Co-CEO Structures Rarely Work. Away Is Unlikely to Be an Exception.
For luggage-maker Away, having two CEOs is probably not a long-term arrangement. Photo: Away
Steph Korey has changed her mind.
The founding CEO of the luggage company Away had announced last month that she would step back into a role as executive chairwoman and hand the company’s reins to new CEO Stuart Haselden, a former Lululemon executive. This announcement followed an exposé from the Verge about the company’s strange culture and Korey’s leadership style, which was viewed as abusive by some employees.
But last week, Korey announced that she and Haselden will instead be co-CEOs. She told the New York Times that she had always intended to retain an active management role and significant control over the company — “I have a very external-facing role working with new vendors, working with new partners, recruiting new candidates” — and thus a co-CEO title better reflects the actual management situation at Away and avoids confusing people inside and outside the firm.
“It doesn’t give you a lot of confidence that this was carefully thought out,” said Jeffrey Sonnenfeld, the senior associate dean for leadership studies at the Yale School of Management. Sonnenfeld argues that co-CEO arrangements usually fail — only a couple of dozen Fortune 500 firms have tried the structure in the last 30 years, and most have abandoned it after a short period.
Sonnenfeld identifies a few situations where a co-CEO structure can work, none of which apply to Away. Maybe you are co-founders with a long and deep relationship of trust (Dave Gilboa and Neil Blumenthal, Warby Parker); maybe you rose through the ranks together at a firm with a very well-defined management culture (John Whitehead and John Weinberg, Goldman Sachs); maybe you are a married couple who own a business together (Andrew and Peggy Cherng, Panda Express); or maybe you serve under the watchful eye of a legendary founder who retains a key role of influence in the company (co-CEOs at Oracle and Bridgewater Associates under Larry Ellison and Ray Dalio, respectively.)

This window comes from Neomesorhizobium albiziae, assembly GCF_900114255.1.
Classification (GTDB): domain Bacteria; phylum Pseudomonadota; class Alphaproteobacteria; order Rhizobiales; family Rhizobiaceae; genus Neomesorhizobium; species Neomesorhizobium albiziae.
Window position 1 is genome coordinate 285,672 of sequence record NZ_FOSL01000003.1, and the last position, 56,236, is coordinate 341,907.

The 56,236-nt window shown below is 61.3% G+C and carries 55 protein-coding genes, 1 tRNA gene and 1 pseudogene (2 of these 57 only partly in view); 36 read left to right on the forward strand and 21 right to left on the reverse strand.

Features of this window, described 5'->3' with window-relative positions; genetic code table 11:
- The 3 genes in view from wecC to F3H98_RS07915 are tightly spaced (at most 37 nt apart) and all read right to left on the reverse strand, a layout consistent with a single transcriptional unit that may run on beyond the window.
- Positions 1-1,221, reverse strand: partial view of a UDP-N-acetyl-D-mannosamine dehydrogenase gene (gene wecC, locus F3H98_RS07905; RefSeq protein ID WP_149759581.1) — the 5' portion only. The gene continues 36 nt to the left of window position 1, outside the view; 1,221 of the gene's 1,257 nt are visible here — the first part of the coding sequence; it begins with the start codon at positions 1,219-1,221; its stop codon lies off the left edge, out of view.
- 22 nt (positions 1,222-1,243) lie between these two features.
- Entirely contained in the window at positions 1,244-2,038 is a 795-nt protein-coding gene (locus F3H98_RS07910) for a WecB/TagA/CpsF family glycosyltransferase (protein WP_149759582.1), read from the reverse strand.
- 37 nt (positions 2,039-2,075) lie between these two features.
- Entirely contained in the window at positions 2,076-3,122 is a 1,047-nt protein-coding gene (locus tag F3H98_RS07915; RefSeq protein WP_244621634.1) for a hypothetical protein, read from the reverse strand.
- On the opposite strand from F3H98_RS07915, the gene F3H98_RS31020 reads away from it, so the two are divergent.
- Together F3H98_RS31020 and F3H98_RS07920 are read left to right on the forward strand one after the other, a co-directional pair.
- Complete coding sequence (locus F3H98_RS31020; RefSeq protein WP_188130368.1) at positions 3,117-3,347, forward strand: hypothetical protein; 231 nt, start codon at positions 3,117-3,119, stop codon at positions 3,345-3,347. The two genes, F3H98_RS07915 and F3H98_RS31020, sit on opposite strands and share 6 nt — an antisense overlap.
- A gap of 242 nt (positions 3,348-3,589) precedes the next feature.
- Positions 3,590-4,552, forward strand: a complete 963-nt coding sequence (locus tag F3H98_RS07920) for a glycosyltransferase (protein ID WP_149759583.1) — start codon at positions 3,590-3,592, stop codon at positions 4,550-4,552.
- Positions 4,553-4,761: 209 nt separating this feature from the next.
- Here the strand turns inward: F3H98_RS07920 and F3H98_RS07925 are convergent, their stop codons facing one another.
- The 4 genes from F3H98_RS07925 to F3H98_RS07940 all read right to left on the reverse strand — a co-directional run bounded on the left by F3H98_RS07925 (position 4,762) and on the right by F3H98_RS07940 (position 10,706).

The key in all these situations is that splitting the CEO role does not create a crisis of authority: Either the co-CEOs are so close and simpatico that there is no problem of mixed messages and power struggles, or there is a powerful founder or chairman above the CEOs who acts as the ultimate authority.
But there is another common situation that sometimes leads firms to name co-CEOs, less wisely: Two people want to be CEO, and the board wants to keep both of them around. A key problem with co-CEO structures driven by this issue is that both of these people tend to want to be the sole CEO, which may render the co-heads of the company more competitive than collaborative. After all, efforts to take out the co-CEO can work; just ask former Goldman Sachs co-CEO Hank Paulson, who is also former Goldman Sachs sole CEO Hank Paulson. But during the infighting, the company’s strategy can get muddied and employees and customers can grow confused about who is in charge and what they should be doing.
Away does not intend to keep the co-CEO structure indefinitely. The Times reports that Korey intends (and says she had already intended, before the Verge story) to eventually hand over the CEO role to Haselden when the company is getting ready to go public. The theory is that her founding leadership is needed now in the company’s growth stage, and that Haselden will be the right CEO at a future time when the company has different needs.
But Sonnenfeld notes that, if that’s the actual situation, there is a simpler and more accurate approach to titles than splitting the CEO role: Korey could be sole CEO now, and Haselden could have a lower title now and be made CEO later, reflecting the fact that she is still in charge, for now, and he may be in charge later.
“The myriad of titles of chairman, vice-chairman, president, CEO, COO could have been divided up in a way where you still don’t have to have the role ambiguity of the same title,” he said. “Why not just be straightforward about it instead of creating the cosmetic illusion that somehow they’re equal and they’re not?”
The choice not to be straightforward may have to do with Away’s public-relations concerns: The company has reasons to project that Korey is in charge, and also to project that she is not in charge. This dynamic puts Away in the company of much larger firms like Tesla and Uber, where the founder is simultaneously seen as a huge asset and a huge liability, and investors have to decide which hugeness is more important. That question has broken in opposite directions at Tesla and Uber; given the inherent instability of co-CEO relationships, we are likely to see how it works out at Away sooner rather than later.